Then they will last less than a year. We’ll have a repeat of the ‘70s and ‘80s, but everything will be accelerated. If they turn to violence, they’re done for. Poland is not Hungary or the Czech Republic. Under communism the Czechs had 300 dissidents, the Hungarians maybe 30, but we had 30,000 in the Solidarity underground. Politically, Viktor Orban is in the center—he has Jobbik to his right—and it is from the center that elections are won. Kaczynski is not in the center.
Because of Ukraine, people understand that a conflict with the West means the threat of Russia.
When you talk about why it is that PiS won in Poland, you’re a pessimist, saying that our liberal democracy lacks liberals. When you talk about the fact that we’ll get rid of them, you’re an optimist, you say we can do it.
The more decisively Kaczynski moves forward, the more he risks losing. PiS is five percent fanatics, 15 percent cynics, and 80 percent conformists.
There are three reasons why I think so. Firstly, dissatisfied members of society outnumber PiS supporters. Secondly, they do not have the power of the Soviet Union to prop them up, as the communists did. And thirdly, we can draw on the experience of the dissidents and Solidarity—this is a very strong tradition of collective resistance.
PiS has truly taken the place of ZOMO, the communist-era riot police, and the ordinary people from KOD have taken the place of those who drove ZOMO away.
What should the post-PiS order be in Poland? Do the deficits in community identity, which as you say brought PiS to power, have to be overcome?
We cannot remain trapped in this unfortunate divide between an “open society” and a “closed society.” One pole has collapsed; if the other follows, perhaps a new division will arise, one that more closely resembles the left-right split. We would withdraw from the culture war and return to the classic class division. When the new political parties Razem and Nowoczesna were founded, I wrote that this is exactly what was happening—these are two parties with opposing economic programs, which have the potential to organize economic interests in society.
There will be no electorate for the left in Poland unless the role of the Catholic Church is diminished. The Church redirects class conflict into the culture wars. It is impossible to return to people’s material intersts without weakening the Church. It is not a coincidence that people are more mobilized by gender politics than they are by the precariat. This won’t change on its own.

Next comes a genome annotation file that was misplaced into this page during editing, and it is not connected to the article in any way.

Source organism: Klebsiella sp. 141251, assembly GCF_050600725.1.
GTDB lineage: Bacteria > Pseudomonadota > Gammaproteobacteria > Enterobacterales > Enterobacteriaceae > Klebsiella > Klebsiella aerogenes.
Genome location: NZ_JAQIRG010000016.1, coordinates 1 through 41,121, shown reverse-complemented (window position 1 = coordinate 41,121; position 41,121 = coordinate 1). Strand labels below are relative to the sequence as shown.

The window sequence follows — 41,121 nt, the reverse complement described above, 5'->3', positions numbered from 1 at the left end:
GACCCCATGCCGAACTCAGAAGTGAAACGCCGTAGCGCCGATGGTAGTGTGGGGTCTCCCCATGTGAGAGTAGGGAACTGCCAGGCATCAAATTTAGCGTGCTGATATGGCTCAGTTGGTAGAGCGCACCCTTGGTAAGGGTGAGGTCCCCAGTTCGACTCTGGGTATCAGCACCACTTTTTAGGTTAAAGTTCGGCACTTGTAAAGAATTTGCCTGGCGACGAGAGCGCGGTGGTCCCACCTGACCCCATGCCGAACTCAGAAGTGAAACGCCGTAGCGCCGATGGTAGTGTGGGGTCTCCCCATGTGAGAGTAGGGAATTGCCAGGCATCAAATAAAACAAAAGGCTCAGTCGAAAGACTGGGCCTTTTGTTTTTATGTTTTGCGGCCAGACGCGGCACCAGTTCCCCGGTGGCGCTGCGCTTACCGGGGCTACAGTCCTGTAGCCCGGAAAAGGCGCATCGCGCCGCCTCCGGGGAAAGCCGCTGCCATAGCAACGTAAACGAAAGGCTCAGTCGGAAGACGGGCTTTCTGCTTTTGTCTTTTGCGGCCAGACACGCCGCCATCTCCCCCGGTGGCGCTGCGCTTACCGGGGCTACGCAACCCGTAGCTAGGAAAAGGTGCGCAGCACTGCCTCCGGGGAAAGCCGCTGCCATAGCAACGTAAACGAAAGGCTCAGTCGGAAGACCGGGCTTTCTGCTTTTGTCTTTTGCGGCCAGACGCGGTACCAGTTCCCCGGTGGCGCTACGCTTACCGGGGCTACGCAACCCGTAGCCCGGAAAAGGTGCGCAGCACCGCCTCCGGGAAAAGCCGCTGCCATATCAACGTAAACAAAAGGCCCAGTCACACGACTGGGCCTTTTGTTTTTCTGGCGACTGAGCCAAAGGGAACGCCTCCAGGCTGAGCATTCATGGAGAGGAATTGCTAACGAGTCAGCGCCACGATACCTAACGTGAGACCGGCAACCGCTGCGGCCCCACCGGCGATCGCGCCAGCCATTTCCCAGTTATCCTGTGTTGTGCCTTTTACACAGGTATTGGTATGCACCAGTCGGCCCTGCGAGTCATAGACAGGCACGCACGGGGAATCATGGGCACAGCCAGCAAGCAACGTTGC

Besides, Kaczynski has taken care of social concerns. He promised free money and subsidies for children. This is a type of Peronism for the middle class. But Beata Szydlo deceived voters, claiming that she had a package of social legislation ready to go, when in fact none of those laws are ready. So says every member of parliament. No one knows what the child subsidy will actually look like, who will get it and who won’t, whether it will really benefit the most underprivileged, rather than the middle class or the rich. The tax-free allowance is not progressive.
How can the social democratic left find its place in a post-PiS Poland?
The left’s primary principle should be that it fight liberals only when they are in power. When the government is in the hands of rightwing conservatives or autocrats, liberals are its allies. If we wince and our grimace becomes grounds for refusal to participate, we risk being aesthetes rather than politicians. We risk having a Weimar Republic.
Let’s go back to the question of Poland’s future political landscape…
There are no miracles. We may never have a clear right-left division based solely on material or class interest. Both sides will have to make significant concessions, because such is the state of social consciousness.
How does the situation in Poland fit into the global debate about so-called turbo capitalism, that is, the degeneration of financial capital, the widening scissors of wealth and poverty, financial capital controls, which are like the tail wagging the dog, inclusive capitalism, etc.?
Our elites are increasingly aware of this issue. Both the left and Kaczynski reference Piketty, whose work we published in Polish. Gazeta Wyborcza has changed its line. If you looked at what you were writing ten years ago, you would be quite surprised. And you thought we were the crazy ones.
Unbridled globalization can be harnessed only at the supra-national level. For Poland, the answer is European integration. No single country can deal with the financial markets and large corporations. The road for Poland—and this is also true for the left—is through Europe. The European Union is coming to this realization. The EU will pick itself up and may make a jump towards a common fiscal policy, an increased centralization of power, and the principle of one citizen—one vote, or no taxation without representation, subjecting the markets to democratic control.
But no one in Europe will die for Poland, and PiS is giving us a moronic conflict with the EU over constitutional principles, refugees, and national interests.
Kaczynski has come to us at a terrible moment. If we find ourselves alone, then Poland is in for partition between economic globalization and Russia.
The interview was published in Gazeta Wyborcza on January 16th, 2016. Translated by Maria Blackwood . Featured photo by Albert Zawada / Agencja Gazeta.